My keepers grew compassionate,
I know not what had made them so.
They were inured to sights of woe.
And so it was:—my broken chain
With links unfastened did remain
And it was liberty to stride
Along my cell from side to side.
—Byron, "The Prisoner of Chillon''
Fitzgerald once called "Babylon Revisited'' a magnificent short story. The adjective still holds. It is probably his best. Written in December, 1930, it was first published February 21, 1931, in the Saturday Evening Post, whose editors must have recognized its superior qualities, well above the norm of the stories from his pen that this magazine had been publishing for the past ten years. Collected in Taps at Reveille in 1935, it stood proudly at the end of the volume, a memorable example of well-made short fiction.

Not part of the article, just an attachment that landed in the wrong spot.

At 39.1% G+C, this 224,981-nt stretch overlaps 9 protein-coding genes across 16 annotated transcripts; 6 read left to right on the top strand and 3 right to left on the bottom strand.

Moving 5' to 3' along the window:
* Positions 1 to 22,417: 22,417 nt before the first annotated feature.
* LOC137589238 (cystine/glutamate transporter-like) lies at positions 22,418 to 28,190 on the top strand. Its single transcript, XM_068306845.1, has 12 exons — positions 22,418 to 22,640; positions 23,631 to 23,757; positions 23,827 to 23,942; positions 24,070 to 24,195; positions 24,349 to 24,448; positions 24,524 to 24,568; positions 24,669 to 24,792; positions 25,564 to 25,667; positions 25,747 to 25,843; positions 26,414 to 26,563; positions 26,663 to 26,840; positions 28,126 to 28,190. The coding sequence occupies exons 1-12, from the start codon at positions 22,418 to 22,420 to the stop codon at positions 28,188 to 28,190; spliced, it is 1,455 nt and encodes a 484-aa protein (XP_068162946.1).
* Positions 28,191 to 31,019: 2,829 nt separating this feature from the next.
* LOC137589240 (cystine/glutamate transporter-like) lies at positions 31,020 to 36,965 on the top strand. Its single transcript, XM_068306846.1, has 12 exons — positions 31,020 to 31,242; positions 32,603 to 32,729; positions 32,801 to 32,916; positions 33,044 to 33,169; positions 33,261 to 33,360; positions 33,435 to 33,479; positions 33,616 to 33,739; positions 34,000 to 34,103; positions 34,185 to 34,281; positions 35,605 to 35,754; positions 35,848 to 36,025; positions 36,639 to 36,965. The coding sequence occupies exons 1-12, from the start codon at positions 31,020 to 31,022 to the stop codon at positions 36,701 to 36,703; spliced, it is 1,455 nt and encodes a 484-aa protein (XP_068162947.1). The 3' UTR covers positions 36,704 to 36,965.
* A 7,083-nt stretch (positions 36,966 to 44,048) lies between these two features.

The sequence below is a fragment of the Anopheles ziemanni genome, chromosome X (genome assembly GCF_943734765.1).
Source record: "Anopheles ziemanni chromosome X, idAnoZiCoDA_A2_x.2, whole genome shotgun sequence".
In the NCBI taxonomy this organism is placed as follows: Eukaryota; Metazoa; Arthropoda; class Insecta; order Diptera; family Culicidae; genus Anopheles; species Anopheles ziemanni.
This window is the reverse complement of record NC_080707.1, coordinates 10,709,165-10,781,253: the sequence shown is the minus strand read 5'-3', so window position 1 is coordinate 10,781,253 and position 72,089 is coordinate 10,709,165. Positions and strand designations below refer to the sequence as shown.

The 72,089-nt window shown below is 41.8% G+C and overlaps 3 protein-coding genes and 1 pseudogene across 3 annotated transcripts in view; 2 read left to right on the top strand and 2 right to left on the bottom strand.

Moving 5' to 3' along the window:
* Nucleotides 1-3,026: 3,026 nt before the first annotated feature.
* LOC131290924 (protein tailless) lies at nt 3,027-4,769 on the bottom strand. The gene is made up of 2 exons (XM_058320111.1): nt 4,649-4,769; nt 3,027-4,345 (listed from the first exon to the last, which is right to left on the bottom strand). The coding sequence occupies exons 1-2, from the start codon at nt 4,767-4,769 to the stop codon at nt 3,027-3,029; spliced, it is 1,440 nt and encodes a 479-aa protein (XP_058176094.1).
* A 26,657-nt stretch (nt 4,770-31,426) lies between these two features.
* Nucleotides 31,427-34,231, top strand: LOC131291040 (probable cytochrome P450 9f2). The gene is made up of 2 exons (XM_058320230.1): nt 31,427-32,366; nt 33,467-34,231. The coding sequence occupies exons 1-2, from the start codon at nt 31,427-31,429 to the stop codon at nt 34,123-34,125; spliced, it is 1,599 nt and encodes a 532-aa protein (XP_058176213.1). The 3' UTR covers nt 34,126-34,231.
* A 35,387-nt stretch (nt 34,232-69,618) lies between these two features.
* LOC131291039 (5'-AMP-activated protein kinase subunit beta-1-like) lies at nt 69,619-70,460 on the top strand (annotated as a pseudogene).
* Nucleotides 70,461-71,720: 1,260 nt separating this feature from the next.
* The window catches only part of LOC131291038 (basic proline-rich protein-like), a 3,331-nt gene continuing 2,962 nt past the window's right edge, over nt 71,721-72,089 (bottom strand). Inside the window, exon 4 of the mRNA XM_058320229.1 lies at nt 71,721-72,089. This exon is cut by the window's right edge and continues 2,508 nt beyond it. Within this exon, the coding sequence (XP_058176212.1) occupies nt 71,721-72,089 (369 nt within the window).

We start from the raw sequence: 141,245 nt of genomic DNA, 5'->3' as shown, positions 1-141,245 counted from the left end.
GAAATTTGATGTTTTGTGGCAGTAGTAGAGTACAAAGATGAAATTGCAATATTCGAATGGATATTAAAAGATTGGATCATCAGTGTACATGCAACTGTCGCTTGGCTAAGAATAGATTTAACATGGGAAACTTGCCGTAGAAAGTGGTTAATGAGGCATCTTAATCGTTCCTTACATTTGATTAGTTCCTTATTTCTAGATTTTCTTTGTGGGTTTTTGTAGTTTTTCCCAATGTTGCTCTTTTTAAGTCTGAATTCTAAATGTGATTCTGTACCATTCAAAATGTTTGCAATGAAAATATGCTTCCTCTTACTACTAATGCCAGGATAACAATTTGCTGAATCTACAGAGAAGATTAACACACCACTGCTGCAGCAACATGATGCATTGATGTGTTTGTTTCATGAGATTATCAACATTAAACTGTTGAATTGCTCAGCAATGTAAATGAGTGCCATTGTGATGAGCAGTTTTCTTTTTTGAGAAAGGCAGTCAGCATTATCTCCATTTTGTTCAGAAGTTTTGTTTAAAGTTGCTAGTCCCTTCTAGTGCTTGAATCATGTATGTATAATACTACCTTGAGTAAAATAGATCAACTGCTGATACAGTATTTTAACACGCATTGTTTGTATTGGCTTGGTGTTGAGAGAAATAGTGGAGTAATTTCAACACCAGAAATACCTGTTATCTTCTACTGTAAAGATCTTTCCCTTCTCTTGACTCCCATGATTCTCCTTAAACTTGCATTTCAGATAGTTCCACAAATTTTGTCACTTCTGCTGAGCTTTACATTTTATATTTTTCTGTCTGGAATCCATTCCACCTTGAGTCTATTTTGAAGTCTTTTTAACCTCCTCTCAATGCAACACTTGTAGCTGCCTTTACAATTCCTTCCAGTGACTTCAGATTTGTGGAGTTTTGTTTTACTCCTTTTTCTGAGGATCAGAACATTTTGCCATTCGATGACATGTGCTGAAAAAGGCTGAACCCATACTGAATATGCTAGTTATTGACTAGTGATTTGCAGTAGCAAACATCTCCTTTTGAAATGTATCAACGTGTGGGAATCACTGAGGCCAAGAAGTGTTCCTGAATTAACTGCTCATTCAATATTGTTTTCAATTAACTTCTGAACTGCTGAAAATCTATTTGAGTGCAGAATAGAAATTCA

The epigraph from Byron bears upon the story for many reasons, not least because "The Prisoner of Chillon" was the first poem that Fitzgerald ever heard, his father having read it aloud to him in his childhood, a circumstance that he recalled in a letter to his mother in June, 1930, when he paid a tourist visit to "Chillon's dungeons deep and old" while staying at Ouchy-Lausanne in order to be near Zelda, who was desperately ill in a nearby sanatorium. The story he wrote six months afterwards might have been called "Chillon Revisited,'' involving as it does the double theme of freedom and imprisonment, of locking out and locking in. For although Charlie Wales seems to himself to have redeemed his right to parenthood and to have regained his proper freedom, the links of his fetters are still visible when the story ends. And we, the keepers, inured as we are to sights of woe both inside and outside Fitzgerald's life and works, cannot help feeling compassion for this fictive prisoner, who tries so hard to measure up, only to be defeated by a past that he can never shed.